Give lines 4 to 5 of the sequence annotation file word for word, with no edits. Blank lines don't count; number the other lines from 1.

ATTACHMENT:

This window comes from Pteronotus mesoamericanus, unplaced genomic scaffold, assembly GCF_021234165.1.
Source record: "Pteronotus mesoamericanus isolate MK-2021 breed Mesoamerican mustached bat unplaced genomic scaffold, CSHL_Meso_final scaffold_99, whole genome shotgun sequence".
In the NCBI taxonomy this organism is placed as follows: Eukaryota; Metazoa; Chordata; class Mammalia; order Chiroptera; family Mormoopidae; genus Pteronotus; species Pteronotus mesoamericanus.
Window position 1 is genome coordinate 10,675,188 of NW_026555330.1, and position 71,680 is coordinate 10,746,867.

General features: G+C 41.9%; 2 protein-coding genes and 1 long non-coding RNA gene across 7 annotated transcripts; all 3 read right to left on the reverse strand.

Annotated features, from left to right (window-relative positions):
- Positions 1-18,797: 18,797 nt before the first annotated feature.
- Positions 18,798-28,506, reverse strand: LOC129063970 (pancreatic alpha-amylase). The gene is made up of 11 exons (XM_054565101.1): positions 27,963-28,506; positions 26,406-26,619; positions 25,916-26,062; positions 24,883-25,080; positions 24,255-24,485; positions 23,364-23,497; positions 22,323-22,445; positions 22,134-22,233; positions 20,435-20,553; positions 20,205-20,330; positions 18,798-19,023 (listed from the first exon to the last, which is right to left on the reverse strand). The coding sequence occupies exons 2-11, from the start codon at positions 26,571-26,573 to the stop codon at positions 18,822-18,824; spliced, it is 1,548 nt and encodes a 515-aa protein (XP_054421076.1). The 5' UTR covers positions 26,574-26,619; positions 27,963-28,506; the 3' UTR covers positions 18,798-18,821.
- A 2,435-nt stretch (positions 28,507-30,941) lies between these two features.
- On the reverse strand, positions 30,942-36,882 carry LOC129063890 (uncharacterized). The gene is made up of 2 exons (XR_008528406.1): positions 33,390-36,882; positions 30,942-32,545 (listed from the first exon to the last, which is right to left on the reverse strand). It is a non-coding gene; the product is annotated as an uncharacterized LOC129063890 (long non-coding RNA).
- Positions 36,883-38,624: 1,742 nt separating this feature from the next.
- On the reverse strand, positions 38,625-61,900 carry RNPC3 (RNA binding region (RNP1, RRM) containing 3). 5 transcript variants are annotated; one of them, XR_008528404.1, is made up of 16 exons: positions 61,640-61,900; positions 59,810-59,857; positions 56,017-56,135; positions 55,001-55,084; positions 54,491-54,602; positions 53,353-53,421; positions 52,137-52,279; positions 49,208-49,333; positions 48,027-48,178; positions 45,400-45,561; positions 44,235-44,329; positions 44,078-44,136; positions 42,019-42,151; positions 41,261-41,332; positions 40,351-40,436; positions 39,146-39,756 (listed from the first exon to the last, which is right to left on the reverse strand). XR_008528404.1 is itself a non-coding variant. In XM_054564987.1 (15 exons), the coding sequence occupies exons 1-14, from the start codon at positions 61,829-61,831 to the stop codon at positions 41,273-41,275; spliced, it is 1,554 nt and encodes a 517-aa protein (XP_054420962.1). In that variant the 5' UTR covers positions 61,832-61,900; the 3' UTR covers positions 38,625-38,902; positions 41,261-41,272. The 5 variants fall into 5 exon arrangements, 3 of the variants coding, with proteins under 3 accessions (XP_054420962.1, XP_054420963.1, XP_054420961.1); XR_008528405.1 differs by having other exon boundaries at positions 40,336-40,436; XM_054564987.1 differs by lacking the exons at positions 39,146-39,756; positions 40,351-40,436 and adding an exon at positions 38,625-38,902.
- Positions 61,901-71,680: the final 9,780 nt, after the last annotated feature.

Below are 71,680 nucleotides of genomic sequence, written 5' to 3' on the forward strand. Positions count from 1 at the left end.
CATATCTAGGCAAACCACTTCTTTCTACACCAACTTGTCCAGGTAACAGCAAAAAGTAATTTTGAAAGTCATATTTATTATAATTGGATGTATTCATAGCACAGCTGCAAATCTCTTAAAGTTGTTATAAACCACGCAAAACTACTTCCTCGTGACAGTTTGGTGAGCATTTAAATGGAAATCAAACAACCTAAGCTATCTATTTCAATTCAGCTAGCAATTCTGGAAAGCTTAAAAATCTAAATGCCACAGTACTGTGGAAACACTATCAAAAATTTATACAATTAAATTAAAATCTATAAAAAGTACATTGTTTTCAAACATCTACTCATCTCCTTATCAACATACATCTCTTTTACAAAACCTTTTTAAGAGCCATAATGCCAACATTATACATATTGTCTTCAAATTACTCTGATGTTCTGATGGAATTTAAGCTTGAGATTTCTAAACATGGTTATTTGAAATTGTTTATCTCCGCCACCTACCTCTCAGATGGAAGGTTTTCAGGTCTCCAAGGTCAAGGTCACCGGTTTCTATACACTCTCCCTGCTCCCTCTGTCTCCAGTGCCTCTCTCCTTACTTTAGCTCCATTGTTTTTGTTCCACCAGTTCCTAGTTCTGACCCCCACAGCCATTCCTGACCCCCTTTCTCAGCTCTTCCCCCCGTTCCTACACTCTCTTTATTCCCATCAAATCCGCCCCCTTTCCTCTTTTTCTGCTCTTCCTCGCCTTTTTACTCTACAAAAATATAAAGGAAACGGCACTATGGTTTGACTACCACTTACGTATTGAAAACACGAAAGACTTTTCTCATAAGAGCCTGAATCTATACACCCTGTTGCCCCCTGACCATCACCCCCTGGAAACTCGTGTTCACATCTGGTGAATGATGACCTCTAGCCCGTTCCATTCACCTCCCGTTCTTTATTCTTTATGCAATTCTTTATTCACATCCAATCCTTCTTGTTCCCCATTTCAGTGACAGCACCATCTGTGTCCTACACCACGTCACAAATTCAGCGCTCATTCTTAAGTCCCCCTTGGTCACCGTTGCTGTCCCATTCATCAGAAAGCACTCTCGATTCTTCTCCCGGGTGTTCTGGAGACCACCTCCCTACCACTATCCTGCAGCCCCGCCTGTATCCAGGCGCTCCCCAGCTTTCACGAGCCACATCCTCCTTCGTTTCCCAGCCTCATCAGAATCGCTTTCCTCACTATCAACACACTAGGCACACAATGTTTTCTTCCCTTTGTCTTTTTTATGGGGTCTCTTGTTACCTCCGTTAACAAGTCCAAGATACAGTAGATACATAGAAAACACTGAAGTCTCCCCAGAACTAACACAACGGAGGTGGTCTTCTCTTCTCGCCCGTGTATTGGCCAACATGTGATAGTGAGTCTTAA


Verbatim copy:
Window position 1 is genome coordinate 10,675,188 of NW_026555330.1, and position 71,680 is coordinate 10,746,867.

General features: G+C 41.9%; 2 protein-coding genes and 1 long non-coding RNA gene across 7 annotated transcripts; all 3 read right to left on the reverse strand.